New spying revelations ominousPublished 1:29pm Thursday, June 20, 2013
Sheesh, a columnist takes one little week off and the whole political world gets crazy … crazier than usual, even.
The full extent of the U.S. government’s snooping activities came to light as I was crossing items off my checklist for my children’s first trip to Disney World.
It put the whole mega-amusement park experience in an interesting perspective. Of special note was the finger print identification now required, along with our valid ticket, for entry to the wide worlds of Mickey … each and every time.
I’m kind of stunned at the sheer volume of disturbing information that’s come out since we last spoke. We barely had a day to freak out about Verizon and the other cell phone companies giving our call records to the NSA.
Then came news of PRISM, the massive NSA project to sweep up and analyze nearly everything that crosses U.S. Internet servers.
Did it ever cross your mind to wave hello to the Department of Homeland Security or the NSA as you posted things to your Facebook page? Because you should’ve … they might not have cared, but as the reports on the NSA’s PRISM program detail, they could see it.
Used Google to drop a note to an old college buddy in law enforcement? They might have even noticed that one. “Law enforcement” is on Homeland Security’s list, as is “police” and “cops.”
What if it’s a completely innocent sentence, some typical Facebook status material?
“I’m about to Exercise so I can find the Initiative to Drill holes in some tin to fix the Threat of a Leak in the shed. Then I’ll Crash.”
Every capitalized word in that sentence, except “I’m,” “I’ll” and “Then,” would cause Homeland Security’s computers to ping.
God forbid a sports fan “goes nuclear” over his team’s secondary letting a receiver catch that long “bomb.”
The scary thing about this — among, of course, all the other scary things — is that the companies involved in most of the recently revealed domestic spying projects is that the companies involved cooperated fully. Microsoft, Apple, Verizon, Facebook, Google and others took a call from Uncle Sam requesting the keys to everything and said “here ya go!”
Like our government, which has so clearly forgotten who it works for, the giant companies we depend on have forgotten who makes their tremendous profits possible.
In the supposedly dark days of the Bush administration, it was a bridge too far to spy on those making phone calls to terrorist hotbeds like Yemen, Saudi Arabia or Iran.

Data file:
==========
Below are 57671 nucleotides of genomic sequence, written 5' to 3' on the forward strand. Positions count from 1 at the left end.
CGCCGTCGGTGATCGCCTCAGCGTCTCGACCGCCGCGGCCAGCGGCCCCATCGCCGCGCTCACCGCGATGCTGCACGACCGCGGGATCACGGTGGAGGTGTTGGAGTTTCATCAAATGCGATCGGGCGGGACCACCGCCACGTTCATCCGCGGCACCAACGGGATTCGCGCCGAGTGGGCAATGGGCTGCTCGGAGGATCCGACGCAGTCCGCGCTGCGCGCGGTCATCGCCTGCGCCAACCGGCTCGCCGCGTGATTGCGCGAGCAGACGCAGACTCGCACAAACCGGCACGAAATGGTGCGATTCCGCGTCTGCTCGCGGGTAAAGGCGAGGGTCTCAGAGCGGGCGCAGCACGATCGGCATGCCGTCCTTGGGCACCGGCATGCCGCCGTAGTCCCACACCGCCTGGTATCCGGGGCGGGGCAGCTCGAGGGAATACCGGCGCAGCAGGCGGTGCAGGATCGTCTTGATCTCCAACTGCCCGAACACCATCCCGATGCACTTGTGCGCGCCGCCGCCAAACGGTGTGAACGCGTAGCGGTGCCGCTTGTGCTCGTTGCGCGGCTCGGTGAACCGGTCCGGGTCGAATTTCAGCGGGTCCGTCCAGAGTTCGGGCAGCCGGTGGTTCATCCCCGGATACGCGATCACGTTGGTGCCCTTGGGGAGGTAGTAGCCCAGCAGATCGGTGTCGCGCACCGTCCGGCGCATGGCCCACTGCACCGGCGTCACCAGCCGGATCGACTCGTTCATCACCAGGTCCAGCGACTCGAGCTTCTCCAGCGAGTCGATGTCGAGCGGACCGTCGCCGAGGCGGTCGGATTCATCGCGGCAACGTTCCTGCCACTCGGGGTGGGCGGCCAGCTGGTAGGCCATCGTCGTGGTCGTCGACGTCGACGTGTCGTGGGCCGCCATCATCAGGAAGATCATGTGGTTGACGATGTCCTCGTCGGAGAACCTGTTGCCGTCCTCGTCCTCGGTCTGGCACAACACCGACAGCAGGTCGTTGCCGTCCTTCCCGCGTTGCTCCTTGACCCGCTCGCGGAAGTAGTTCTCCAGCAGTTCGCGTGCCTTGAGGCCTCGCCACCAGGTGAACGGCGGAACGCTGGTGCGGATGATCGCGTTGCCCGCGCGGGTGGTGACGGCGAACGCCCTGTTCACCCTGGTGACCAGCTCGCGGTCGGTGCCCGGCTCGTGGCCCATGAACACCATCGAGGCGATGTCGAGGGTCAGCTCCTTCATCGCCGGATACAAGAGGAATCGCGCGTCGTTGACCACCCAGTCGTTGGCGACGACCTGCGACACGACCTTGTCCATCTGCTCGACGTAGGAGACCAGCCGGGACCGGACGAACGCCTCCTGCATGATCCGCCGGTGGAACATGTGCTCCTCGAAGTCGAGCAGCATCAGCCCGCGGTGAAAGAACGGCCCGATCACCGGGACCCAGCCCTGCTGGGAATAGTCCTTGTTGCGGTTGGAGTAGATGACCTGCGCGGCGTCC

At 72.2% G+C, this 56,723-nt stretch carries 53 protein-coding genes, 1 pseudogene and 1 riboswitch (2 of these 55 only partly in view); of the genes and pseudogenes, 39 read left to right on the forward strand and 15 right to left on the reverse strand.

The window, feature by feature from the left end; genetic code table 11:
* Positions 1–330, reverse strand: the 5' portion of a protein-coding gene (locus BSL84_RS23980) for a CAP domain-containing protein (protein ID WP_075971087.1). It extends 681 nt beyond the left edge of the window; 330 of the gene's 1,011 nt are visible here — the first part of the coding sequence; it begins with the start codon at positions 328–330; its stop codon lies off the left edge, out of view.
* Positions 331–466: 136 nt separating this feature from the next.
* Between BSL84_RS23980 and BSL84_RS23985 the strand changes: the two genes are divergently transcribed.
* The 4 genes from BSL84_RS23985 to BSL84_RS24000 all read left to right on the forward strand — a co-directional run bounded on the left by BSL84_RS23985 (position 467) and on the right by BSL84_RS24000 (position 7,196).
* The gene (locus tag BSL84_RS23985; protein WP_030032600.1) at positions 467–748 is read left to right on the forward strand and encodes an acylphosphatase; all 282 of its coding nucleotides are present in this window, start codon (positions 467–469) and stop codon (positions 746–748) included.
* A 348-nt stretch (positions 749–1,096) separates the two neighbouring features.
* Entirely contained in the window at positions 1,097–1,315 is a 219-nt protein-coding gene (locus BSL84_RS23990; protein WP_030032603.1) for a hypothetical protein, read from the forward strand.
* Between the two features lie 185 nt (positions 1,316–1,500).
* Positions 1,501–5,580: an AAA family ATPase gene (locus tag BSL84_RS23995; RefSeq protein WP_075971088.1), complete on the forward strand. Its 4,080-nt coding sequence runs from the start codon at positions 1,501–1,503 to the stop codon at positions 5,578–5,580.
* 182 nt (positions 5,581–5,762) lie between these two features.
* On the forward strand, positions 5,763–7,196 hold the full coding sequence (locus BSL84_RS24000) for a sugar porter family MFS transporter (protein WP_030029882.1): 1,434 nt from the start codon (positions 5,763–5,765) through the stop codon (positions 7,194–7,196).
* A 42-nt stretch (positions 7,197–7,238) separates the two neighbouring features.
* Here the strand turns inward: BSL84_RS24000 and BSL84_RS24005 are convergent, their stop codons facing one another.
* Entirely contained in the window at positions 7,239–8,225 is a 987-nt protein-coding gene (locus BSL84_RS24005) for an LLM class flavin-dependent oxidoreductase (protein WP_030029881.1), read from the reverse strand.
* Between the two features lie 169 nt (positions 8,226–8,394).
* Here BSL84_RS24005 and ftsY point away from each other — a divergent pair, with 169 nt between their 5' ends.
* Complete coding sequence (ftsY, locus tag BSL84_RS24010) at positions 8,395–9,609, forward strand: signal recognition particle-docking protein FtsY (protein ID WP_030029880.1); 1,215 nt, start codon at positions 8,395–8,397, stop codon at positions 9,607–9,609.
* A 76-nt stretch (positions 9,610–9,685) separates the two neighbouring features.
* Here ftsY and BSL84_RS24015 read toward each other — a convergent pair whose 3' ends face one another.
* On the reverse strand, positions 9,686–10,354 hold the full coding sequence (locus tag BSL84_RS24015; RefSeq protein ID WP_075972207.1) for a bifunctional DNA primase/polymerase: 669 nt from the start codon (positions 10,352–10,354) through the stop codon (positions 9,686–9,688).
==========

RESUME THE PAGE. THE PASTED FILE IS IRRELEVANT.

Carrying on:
But under Obama, it’s no problem that the government is spying on everybody making calls to everybody, and also sweeping up every little thing we put on the Internet.
Perhaps its a necessity of this ongoing War on Terror. But if that’s the case, how were the Tsarnaev brothers — since found to have been quite active on the Internet — able to hang out in Boston, with their stellar Chechen background, long enough to hatch and execute the marathon bombing.
If these intelligence programs couldn’t catch those two, exactly what good is it?
As Rep. Alan Grayson (D-Florida) put it in a speech on the House floor last week, it’s none of the government’s business when I call my mother.
Grayson is one of the handful of Democrats who have been refreshingly evenhanded in this recent scandal-palooza.During the freak out over the Foreign Intelligence and Surveillance Courts, there were ominous signs, but based on the number of warrants signed by those courts, the spying was, or at least seemed, limited to specific terror-related cases.
But they’ve only had a few dozen FISA warrants per year issued on average in the Obama administration. Why? Because now they’re getting warrants for specific service providers, Verizon for instance, which then gives them anything and everything.
But Dick Cheney was the illegitimate son of Darth Vader and the Antichrist?
We already know that elements in the government have no problem targeting those with specific beliefs for special treatment.
There needs to be some check or oversight to make sure the information dragnet doesn’t get merged with the ideological inquisition.
Otherwise, our republic is toast.
David D. Goodwin is political editor of The Wetumpka Herald. Contact him at firstname.lastname@example.org.